Lake bottoms, visible from space, may hint at trout comeback

Capital News Service
LANSING — It might seem counterintuitive, but when trying to examine the bottom of Lake Huron, researchers discovered it is helpful to take a look from space. Satellite imagery offers a new tool for identifying nearshore habitats where lake trout spawn across broad areas of the Great Lakes, according to a recent study in the Journal of Great Lakes Research. Researchers have been using satellite imagery to look at how the distribution of lake-floor algae in the Great Lakes is changing, said Amanda Grimm, lead author of the study and an assistant research scientist at the Michigan Tech Research Institute in Ann Arbor. While studying lake trout rehabilitation in the Drummond Island Refuge in northern Lake Huron, U.S. Geological Survey researchers noticed that the stony reefs, where they found lake trout laying eggs, were cleaner of algae than surrounding areas, Grimm said. They realized the difference might be seen from satellite, which would help find good lake trout spawning grounds.

Sonar mapping shipwrecks now hunt trout habitat

Capital News Service
LANSING – Maritime archaeologists are swapping shipwreck surveys for lake trout mapping in Lake Huron. And they’re using sound waves to do it. “Consider it double-dipping. The sonar on research vessels could map an area of interest for shipwrecks while also helping out some biologists,” said Russ Green, program coordinator at Thunder Bay National Marine Sanctuary in Alpena. The biologists say they want to use the results in lake-wide rehabilitation of trout habitat.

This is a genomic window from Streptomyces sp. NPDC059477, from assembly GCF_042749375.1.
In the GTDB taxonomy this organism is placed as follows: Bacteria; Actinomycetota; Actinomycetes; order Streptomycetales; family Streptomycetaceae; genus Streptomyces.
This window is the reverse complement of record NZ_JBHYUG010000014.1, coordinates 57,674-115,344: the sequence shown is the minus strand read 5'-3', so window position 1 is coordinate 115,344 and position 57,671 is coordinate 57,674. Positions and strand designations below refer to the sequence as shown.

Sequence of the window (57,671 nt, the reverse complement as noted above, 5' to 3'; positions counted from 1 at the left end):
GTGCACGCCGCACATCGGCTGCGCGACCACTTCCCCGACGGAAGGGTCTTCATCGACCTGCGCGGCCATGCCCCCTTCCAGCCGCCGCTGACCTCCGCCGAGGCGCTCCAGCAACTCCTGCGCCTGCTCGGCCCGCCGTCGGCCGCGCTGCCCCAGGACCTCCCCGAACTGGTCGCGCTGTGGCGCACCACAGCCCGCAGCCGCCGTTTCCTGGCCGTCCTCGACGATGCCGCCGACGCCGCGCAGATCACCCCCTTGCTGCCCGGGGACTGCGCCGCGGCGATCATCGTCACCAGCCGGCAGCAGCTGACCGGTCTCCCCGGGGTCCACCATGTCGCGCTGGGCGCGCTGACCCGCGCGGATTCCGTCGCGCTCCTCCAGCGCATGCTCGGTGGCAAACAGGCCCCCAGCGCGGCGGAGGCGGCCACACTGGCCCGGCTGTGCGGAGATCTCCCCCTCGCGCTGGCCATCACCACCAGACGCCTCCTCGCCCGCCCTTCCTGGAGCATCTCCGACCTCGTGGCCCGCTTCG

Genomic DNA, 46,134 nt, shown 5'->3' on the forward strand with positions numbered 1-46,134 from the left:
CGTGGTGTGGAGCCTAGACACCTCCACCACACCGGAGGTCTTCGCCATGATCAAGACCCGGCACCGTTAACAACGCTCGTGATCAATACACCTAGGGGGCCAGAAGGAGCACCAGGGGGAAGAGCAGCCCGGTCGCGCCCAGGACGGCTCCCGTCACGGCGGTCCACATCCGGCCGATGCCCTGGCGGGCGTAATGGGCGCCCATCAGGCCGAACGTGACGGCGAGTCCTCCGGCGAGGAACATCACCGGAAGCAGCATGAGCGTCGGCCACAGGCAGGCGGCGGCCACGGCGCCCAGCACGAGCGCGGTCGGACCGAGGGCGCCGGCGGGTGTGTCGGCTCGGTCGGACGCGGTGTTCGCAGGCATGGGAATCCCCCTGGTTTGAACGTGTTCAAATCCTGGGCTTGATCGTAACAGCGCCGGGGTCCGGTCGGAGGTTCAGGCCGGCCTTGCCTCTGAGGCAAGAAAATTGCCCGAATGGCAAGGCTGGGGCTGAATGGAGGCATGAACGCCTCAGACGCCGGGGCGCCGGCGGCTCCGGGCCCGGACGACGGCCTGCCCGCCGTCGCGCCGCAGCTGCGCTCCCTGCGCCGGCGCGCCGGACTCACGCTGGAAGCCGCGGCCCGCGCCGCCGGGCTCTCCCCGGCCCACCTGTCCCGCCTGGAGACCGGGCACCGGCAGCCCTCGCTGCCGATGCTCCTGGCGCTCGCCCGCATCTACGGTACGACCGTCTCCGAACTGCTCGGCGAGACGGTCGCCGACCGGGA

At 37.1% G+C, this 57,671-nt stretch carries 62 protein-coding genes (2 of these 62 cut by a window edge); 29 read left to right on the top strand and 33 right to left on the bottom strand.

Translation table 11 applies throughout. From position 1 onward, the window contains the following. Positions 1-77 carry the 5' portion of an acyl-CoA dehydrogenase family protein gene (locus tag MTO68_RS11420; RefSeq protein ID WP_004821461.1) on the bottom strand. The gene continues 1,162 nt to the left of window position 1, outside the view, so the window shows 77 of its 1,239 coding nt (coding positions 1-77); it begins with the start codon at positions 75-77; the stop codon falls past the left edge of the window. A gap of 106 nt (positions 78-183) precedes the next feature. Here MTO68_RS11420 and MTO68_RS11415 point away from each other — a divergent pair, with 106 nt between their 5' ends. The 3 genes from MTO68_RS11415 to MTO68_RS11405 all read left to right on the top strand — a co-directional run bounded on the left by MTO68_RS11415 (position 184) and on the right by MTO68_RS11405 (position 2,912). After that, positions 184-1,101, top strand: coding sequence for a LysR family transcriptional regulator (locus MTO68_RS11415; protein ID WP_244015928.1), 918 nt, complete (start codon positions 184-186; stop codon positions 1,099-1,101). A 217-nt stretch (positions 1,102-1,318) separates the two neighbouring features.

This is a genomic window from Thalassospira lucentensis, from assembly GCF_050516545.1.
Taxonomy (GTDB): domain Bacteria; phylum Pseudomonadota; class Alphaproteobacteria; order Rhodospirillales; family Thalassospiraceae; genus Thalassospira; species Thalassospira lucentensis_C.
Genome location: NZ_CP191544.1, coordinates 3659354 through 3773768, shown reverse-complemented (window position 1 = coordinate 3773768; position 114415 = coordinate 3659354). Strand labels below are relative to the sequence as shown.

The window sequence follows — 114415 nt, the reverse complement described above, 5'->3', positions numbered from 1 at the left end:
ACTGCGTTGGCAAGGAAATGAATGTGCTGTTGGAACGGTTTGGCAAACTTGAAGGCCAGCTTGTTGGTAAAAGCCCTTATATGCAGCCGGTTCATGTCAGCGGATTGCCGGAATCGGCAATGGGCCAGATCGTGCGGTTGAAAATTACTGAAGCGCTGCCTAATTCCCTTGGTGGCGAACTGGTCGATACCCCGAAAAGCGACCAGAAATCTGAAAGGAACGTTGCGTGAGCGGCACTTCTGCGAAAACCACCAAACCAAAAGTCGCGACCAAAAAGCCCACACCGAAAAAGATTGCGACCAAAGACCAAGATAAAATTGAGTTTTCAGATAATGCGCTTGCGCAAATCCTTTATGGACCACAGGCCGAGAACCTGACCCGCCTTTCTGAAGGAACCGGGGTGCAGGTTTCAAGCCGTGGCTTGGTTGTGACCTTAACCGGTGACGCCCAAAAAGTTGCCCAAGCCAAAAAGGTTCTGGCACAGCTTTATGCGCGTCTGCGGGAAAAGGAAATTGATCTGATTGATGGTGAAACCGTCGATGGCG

Projects protect U.P.'s coaster brook trout

Capital News Service
LANSING – Removing sand from the Salmon Trout River in Marquette County has helped protect the spawning sites of coaster brook trout, according to researchers. A sand collector was installed upstream last spring to intercept sediment before it reached the endangered trout’s spawning habitat, according to a report from the Department of Natural Resources (DNR) Marquette Fisheries Research Station. The machine pumps sand out of the river, preventing it from covering stream-bottom rocks where the majority of coasters spawn. The Salmon Trout River is the last Lake Superior tributary with a natural breeding population of the species, said Casey Huckins, the project leader and professor of biological sciences at Michigan Technological University. “They were once common throughout Lake Superior basin tributaries and nearshore waters, but the populations were wiped out due to over-fishing and habitat degradation,” Huckins said on the project’s fundraising website.

Brook trout brouhaha brews in the U.P.

Capital News Service
LANSING – Brook trout experts have asked the Department of Natural Resources (DNR) to put on hold a proposal to double the brook trout creel limit in 10 streams in the Upper Peninsula. They claim the proposal carries a political agenda and lacks scientific data, potentially threatening the overall brook trout habitat. The agency’s proposal would allow anglers to take 10 fish per day per person. The current limit has existed for more than a decade. The daily possession limit would be 10 fish and the minimum size would be 7 inches.